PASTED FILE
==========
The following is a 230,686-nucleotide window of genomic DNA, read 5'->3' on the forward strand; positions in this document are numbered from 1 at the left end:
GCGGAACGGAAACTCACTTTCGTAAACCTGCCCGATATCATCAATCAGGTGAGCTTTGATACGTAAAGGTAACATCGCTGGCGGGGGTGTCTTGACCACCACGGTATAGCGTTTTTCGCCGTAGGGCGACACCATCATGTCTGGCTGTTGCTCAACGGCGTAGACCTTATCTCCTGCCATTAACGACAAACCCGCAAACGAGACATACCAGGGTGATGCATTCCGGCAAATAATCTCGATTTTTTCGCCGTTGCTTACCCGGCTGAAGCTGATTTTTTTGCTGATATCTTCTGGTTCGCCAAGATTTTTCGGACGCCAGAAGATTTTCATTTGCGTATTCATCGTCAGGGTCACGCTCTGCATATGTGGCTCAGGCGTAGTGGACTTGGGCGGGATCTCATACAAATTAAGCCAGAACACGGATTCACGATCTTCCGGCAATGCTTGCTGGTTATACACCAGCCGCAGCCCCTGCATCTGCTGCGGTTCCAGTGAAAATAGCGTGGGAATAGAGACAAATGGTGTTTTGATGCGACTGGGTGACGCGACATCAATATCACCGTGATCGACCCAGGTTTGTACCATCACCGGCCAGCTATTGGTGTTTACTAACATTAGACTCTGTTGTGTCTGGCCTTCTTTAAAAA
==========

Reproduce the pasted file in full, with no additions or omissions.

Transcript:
The following is a 230,686-nucleotide window of genomic DNA, read 5'->3' on the forward strand; positions in this document are numbered from 1 at the left end:
GCGGAACGGAAACTCACTTTCGTAAACCTGCCCGATATCATCAATCAGGTGAGCTTTGATACGTAAAGGTAACATCGCTGGCGGGGGTGTCTTGACCACCACGGTATAGCGTTTTTCGCCGTAGGGCGACACCATCATGTCTGGCTGTTGCTCAACGGCGTAGACCTTATCTCCTGCCATTAACGACAAACCCGCAAACGAGACATACCAGGGTGATGCATTCCGGCAAATAATCTCGATTTTTTCGCCGTTGCTTACCCGGCTGAAGCTGATTTTTTTGCTGATATCTTCTGGTTCGCCAAGATTTTTCGGACGCCAGAAGATTTTCATTTGCGTATTCATCGTCAGGGTCACGCTCTGCATATGTGGCTCAGGCGTAGTGGACTTGGGCGGGATCTCATACAAATTAAGCCAGAACACGGATTCACGATCTTCCGGCAATGCTTGCTGGTTATACACCAGCCGCAGCCCCTGCATCTGCTGCGGTTCCAGTGAAAATAGCGTGGGAATAGAGACAAATGGTGTTTTGATGCGACTGGGTGACGCGACATCAATATCACCGTGATCGACCCAGGTTTGTACCATCACCGGCCAGCTATTGGTGTTTACTAACATTAGACTCTGTTGTGTCTGGCCTTCTTTAAAAA